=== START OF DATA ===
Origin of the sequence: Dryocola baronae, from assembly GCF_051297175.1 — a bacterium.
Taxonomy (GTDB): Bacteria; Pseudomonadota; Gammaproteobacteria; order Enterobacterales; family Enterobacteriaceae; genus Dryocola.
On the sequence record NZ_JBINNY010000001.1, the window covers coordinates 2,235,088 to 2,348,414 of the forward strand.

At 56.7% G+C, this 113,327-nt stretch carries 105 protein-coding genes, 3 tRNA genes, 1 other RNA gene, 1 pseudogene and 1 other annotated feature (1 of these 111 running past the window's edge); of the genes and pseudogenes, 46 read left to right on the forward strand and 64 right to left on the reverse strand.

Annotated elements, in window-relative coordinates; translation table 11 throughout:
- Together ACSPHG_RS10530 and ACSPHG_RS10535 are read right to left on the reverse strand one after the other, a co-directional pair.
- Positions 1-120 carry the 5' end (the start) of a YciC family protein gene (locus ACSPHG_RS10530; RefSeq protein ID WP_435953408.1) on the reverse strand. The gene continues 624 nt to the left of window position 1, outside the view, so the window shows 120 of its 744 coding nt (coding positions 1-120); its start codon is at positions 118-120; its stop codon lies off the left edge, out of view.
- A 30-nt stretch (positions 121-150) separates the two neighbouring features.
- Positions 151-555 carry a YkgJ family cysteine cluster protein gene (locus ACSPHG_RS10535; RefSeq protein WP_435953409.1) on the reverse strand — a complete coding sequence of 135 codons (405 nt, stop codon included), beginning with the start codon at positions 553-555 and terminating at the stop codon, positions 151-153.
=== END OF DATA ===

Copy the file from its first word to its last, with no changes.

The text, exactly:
Origin of the sequence: Dryocola baronae, from assembly GCF_051297175.1 — a bacterium.
Taxonomy (GTDB): Bacteria; Pseudomonadota; Gammaproteobacteria; order Enterobacterales; family Enterobacteriaceae; genus Dryocola.
On the sequence record NZ_JBINNY010000001.1, the window covers coordinates 2,235,088 to 2,348,414 of the forward strand.

At 56.7% G+C, this 113,327-nt stretch carries 105 protein-coding genes, 3 tRNA genes, 1 other RNA gene, 1 pseudogene and 1 other annotated feature (1 of these 111 running past the window's edge); of the genes and pseudogenes, 46 read left to right on the forward strand and 64 right to left on the reverse strand.

Annotated elements, in window-relative coordinates; translation table 11 throughout:
- Together ACSPHG_RS10530 and ACSPHG_RS10535 are read right to left on the reverse strand one after the other, a co-directional pair.
- Positions 1-120 carry the 5' end (the start) of a YciC family protein gene (locus ACSPHG_RS10530; RefSeq protein ID WP_435953408.1) on the reverse strand. The gene continues 624 nt to the left of window position 1, outside the view, so the window shows 120 of its 744 coding nt (coding positions 1-120); its start codon is at positions 118-120; its stop codon lies off the left edge, out of view.
- A 30-nt stretch (positions 121-150) separates the two neighbouring features.
- Positions 151-555 carry a YkgJ family cysteine cluster protein gene (locus ACSPHG_RS10535; RefSeq protein WP_435953409.1) on the reverse strand — a complete coding sequence of 135 codons (405 nt, stop codon included), beginning with the start codon at positions 553-555 and terminating at the stop codon, positions 151-153.